Vivien Leigh

    Vivien Leigh.

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    Did You Know?
    For much of her life, Vivien Leigh suffered from mental illness. After a breakdown in the 1950s she was sent to Netherne Hospital in Surrey for a week and underwent the controversial ECT treatment.

    Birth name:
    Vivian Mary Hartley

    5' 3" (1.61 m)

    Laurence Olivier (31 August 1940 - 2 December 1960) (divorced)
    Herbert Leigh Holman (20 December 1932 - February 1940) (divorced) 1 child

    'A lucky thing Eva Peron was. She died at 32. I'm already 45.'

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    The carefully orchestrated search ended in a coup de theatre with the relevation that an English actress, with only a few films to her credit, was to play the Southern heroine of the the novel that, since 1936, had outsold the bible in the USA. The fact that Vivien Leigh was not American failed to outrage the many Scarlett O'Hara fans in the Deep South; the unforgivable miscasting would have been to let a Yankee play the role!

    After diction lessons, Vivien Leigh successfully added the right touch of molasses to her clipped English delivery. She was also coached (first officially and later privately) by George Cukor, Selznick's original choice to direct Gone With The Wind. She battled constantly with Victor Fleming (the director who replaced George Cukor after three weeks), failed to make friends with her co-star Clark Gable, threw tantrums on the set and off, and won an Oscar.

    The Truth about Scarlett?

    Her achievement still stands, even if there remains doubt as to how she came to play the role. Another version of the story is that Victor Saville, the British director who directed Leigh in Storm in a Teacup (1937) rang her London flat one day and said:

    'Vivien, I've just read a great story for the movies about the bitchiest of all bitches, and you're just the person to play the part'

    Resolved to try for the part of Scarlett, Leigh followed Laurence Olivier - then her paramour, later her husband - to California, where he was to play Heathcliff in Samuel Goldwyn's production of Wuthering Heights (1939).

    It seems she was probably seen by - and made a strong impression on - David O. Selznick and Cukor, and was kept under wraps while the continuing search for Scarlett gathered a million dollars worth of publicity. She was then made to appear, like a rabbit out of Myron Selznick's hat, to snatch the part.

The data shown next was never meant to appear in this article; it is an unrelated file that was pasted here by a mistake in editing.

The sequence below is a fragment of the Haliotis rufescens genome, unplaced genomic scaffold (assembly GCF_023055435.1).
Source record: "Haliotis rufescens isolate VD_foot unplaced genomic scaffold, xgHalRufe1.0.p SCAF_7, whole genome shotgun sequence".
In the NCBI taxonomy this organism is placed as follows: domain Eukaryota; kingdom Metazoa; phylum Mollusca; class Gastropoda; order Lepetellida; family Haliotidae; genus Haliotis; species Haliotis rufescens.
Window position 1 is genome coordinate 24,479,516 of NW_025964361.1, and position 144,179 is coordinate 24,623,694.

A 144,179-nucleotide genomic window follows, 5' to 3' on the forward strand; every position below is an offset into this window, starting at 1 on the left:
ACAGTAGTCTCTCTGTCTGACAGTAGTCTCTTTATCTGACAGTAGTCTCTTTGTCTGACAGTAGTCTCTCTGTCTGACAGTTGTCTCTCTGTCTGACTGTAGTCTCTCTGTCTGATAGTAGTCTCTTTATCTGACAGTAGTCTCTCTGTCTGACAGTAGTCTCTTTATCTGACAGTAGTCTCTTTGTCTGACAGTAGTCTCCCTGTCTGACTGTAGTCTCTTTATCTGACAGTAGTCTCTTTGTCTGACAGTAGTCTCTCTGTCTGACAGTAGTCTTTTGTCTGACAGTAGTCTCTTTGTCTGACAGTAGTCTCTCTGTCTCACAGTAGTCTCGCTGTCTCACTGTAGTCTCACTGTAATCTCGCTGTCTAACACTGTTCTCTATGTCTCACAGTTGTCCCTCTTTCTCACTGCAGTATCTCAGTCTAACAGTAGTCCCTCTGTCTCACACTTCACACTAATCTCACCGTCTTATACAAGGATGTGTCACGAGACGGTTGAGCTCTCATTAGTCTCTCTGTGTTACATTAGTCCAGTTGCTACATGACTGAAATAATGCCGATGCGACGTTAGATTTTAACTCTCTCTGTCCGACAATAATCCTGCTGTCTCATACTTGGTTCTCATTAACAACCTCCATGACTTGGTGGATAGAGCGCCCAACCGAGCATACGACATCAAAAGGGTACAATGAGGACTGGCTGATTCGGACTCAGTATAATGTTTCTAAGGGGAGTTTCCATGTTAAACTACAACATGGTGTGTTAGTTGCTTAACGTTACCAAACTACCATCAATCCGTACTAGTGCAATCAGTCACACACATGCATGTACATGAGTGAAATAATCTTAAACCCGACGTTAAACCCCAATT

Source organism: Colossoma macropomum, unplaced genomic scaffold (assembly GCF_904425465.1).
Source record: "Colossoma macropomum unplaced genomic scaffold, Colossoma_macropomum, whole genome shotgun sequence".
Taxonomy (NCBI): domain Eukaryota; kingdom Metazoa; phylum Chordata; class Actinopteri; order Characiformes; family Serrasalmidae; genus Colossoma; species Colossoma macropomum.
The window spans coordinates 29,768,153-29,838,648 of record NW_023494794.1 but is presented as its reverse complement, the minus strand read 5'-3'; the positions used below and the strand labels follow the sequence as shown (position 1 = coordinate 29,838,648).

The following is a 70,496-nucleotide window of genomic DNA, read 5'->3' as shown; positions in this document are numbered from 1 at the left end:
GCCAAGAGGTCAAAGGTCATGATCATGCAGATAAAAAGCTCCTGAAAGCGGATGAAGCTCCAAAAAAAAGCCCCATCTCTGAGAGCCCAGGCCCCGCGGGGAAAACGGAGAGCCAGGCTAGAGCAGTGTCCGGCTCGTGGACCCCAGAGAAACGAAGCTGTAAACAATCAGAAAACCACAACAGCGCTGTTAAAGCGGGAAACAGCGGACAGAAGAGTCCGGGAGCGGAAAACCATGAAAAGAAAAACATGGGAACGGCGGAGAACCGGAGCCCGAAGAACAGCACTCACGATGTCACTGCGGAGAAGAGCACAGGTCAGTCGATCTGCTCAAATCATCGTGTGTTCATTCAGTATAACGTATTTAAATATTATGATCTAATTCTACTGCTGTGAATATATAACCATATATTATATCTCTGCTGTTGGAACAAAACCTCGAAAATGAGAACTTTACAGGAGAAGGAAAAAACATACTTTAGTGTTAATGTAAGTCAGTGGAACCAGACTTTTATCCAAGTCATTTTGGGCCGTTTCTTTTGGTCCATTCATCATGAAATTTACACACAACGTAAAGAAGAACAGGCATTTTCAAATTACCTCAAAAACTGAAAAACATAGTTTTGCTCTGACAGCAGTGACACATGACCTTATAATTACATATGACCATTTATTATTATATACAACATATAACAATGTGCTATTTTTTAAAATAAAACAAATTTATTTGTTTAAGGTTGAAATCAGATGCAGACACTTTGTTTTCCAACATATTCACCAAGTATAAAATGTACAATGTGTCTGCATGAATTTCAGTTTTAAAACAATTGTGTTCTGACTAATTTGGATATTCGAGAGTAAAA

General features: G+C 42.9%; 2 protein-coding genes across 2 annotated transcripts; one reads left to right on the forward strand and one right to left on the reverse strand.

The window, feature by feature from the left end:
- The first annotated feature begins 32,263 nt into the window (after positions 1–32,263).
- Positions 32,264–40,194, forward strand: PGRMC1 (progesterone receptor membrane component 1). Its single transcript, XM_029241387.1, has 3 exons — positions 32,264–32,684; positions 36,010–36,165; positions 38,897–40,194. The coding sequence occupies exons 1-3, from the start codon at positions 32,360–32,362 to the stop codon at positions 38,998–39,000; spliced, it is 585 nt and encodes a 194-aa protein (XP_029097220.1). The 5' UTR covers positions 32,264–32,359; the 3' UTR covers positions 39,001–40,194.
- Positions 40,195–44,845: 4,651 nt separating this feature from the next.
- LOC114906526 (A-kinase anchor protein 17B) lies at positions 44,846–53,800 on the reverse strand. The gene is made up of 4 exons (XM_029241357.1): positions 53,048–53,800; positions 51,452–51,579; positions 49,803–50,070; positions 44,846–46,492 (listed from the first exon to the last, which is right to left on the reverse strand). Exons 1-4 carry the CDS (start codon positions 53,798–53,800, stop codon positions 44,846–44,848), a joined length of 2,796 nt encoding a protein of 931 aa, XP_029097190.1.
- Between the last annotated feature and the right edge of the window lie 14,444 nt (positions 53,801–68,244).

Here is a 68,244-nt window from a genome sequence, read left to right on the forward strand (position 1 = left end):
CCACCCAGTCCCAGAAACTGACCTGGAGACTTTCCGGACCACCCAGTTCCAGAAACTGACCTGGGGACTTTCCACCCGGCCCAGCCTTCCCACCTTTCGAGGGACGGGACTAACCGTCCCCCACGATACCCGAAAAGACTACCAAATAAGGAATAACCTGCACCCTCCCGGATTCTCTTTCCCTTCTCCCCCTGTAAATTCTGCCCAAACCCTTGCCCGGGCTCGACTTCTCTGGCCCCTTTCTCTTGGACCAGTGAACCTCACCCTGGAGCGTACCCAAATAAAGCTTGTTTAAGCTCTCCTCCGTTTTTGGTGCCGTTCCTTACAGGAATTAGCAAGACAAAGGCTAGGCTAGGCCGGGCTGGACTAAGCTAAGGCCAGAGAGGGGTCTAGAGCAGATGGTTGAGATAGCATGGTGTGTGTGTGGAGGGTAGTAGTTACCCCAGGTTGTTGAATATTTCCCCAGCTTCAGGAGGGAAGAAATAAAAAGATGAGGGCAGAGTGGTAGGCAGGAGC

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    At 26 she became a priceless commodity in the industry. David O. Selznick, the sole proprietor of her contract, doled her talents out parsimoniously: first to MGM for Waterloo Bridge (1940), then to Alexander Korda, who had originally discovered Leigh in Britain, for That Hamilton Woman! (1941). There followed an absence from screen dictated by war and sickness. She reappeared as Bernard Shaw's Egyptian kitten of a queen in Caesar and Cleopatra (1945), looking ravaged and mature enough to play Shakespeare's Cleopatra.

    She was Tennessee Williams' own choice for the part of Blanche DuBois in his play A Streetcar Named Desire. The play was filmed in 1951, and this time Leigh's Southern drawl was so convincing that it seemed to issue from a dark bruised recess of her being. A sense of inevitable decline is captured in the curtain line: 'After all, I've always depended on the kindness of stranger' - a melancholy echo of that other famous exit line 'After all, tomorrow is another day', which summed up the headstrong, vixenish, egotistical Scarlett.

    Living close to the edge

    Various screen tests for Scarltt have survived and been screened: Leigh's has disappeared into some clandestine collection, but we have Cukor's word that no-one, not even Leigh herself during the actual shooting of the film, could match her miraculously intuitive approach on that first brush with the part.